Smoke is seen rising Saturday from a neighborhood in Khartoum, Sudan. Credit: Marwan Ali / AP

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It’s a pity that both sides can’t lose in the war that broke out between rival generals in Sudan on Saturday, but the best that the 48 million Sudanese can hope for now is that one side loses quickly. Beyond that, it’s all bad: The rival generals both want to strangle the democratic revolution that began in the streets of Khartoum four years ago.

It was a long overdue revolution. The previous military dictator, Omar al-Bashir, was in power for 30 years, waging constant wars against minority groups and handing huge chunks of the economy over to military interests while civilian living standards stagnated.

He created the Janjaweed, an ethnic militia, to destroy rebels in the western province of Darfur, and wound up indicted by the International Criminal Court for genocide. He stole at least $9 billion.

The revolution that overthrew him in 2019 was a spontaneous popular uprising driven by idealistic students and the exhausted commercial and professional classes of Khartoum. The military dumped Bashir and jailed him for corruption, but they also forced the rebels to join a Transitional Military Council with them.

Jailing Bashir kept him out of the hands of the ICC, whose investigators might link other generals to his crimes. The military council deal forced the democratic movement to accept a two-year delay before free elections. But the Sudanese generals were really waiting for billions in help to arrive from other nervous dictatorships in the region like Egypt and Saudi Arabia.

By 2021, $3 billion of financial aid from Egypt, the United Arab Emirates and Saudi Arabia had duly arrived, and the senior military officer on the military council pulled the plug on “power-sharing” with the civilians. Gen. Abdel Fattah al-Burhan declared on TV that the military would “stop negotiating with the Alliance for Freedom and Change and cancel what had been agreed on.”

Burhan had to kill a lot of civilians to make them accept this betrayal, of course, and he worried that his own soldiers, who had been fraternizing with civilians on the streets for the previous two years, might refuse to massacre them. He solved that problem by bringing the Janjaweed to town, now renamed the Rapid Support Forces.

The group’s commander, “General” Mohamed Hamdan Dagalo, commonly known as “Hemeti,” was already a power in the land second only to Burhan. The Rapid Support Forces is essentially Hemeti’s private army, and killing a few hundred people on the streets of Khartoum was no big deal to a man who slaughtered tens of thousands in Darfur, so he was happy to help.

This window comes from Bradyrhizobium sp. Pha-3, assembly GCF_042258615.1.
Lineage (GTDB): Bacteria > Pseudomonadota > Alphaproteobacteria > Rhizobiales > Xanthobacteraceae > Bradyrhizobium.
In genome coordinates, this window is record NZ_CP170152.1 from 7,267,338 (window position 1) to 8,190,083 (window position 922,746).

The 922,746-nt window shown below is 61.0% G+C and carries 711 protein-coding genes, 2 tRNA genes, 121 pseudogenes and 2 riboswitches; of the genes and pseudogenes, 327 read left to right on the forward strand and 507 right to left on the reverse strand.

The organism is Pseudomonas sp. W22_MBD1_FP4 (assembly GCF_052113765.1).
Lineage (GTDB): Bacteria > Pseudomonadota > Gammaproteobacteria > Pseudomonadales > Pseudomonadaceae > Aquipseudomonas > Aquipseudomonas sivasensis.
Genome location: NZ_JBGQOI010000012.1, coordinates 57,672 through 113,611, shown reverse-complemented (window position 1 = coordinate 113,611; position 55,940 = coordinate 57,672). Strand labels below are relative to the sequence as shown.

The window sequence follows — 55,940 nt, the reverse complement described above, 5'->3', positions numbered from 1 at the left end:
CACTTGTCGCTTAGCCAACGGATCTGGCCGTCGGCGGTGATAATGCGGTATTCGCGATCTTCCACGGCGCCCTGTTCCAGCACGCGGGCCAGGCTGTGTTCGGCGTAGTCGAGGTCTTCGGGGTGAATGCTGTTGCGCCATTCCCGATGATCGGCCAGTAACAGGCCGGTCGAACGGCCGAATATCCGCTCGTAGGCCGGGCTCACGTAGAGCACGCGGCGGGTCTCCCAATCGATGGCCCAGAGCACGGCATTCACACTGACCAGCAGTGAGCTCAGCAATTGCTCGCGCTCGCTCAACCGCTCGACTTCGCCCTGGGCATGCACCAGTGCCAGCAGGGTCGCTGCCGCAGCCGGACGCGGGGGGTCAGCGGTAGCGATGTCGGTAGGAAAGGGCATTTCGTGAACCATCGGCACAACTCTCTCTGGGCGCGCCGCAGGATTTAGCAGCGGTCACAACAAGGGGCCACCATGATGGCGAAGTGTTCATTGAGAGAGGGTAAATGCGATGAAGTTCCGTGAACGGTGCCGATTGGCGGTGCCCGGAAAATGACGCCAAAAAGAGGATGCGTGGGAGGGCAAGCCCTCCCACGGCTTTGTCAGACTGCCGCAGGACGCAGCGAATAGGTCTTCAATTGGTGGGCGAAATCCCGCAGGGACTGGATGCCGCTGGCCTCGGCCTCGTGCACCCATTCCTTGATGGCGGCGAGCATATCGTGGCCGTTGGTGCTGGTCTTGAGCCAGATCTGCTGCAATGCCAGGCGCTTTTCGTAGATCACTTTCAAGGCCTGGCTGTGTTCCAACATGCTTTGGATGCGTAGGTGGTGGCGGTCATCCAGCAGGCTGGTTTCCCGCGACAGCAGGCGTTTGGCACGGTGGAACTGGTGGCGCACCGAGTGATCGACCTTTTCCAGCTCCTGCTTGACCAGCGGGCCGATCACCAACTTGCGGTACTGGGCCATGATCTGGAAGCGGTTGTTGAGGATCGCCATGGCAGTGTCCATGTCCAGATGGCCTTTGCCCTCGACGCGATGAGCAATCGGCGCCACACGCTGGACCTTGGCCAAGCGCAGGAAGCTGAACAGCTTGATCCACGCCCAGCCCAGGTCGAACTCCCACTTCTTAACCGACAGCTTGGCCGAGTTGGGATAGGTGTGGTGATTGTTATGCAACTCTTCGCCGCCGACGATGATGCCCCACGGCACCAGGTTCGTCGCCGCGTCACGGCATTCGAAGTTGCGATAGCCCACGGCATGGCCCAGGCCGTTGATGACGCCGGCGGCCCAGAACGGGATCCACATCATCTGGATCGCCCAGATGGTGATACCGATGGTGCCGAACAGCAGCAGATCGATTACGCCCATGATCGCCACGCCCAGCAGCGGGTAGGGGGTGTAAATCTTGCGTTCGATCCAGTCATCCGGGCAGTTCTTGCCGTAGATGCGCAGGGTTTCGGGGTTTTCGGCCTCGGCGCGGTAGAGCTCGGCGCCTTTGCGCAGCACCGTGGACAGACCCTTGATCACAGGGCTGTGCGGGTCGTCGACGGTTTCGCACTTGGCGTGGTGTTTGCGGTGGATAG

Burhan, the chief thief, and Hemeti, now No. 2 in the regime as a reward for his help in the 2021 coup, should have been able to cooperate in some lying promise about an election in a few years, and renege on it later. Amazingly, they couldn’t even manage that.

Burhan has already had decades to make his pile, while Hemeti, despite all his gold mines in Darfur, feels he is just getting started. So Burhan’s plan to integrate the Rapid Support Forces into the army within two years (which would destroy Hemeti’s power base) was completely unacceptable to the assistant thief. He wanted 10 years — so the thieves fell out.

The fighting is happening all over the country, because the army and the Rapid Support Forces are everywhere. At the time of writing it’s hard to tell which side will win, but it’s also hard to care. Both men have a lot of Sudanese blood on their hands, and neither has the skill to run even a dictatorship efficiently.

The one thing we can say with confidence at this point is that it is not an African problem. Civilian rule has taken a beating in the Sahel belt of Africa recently, but democracy, however imperfect, is still a reality or a live prospect in most of sub-Saharan Africa.

The Sudanese, or at least the dominant ethnic groups there, still see the country as part of the Arab world — and in that context what is happening in Sudan is not at all surprising.

There are no democracies whatsoever in the Arab world, and military or monarchical tyrannies are the norm. Moreover, they collaborate to maintain the status quo. Move along, please. There’s nothing new to see here.

Gwynne Dyer is a London-based independent journalist whose commentary is published in 45 countries.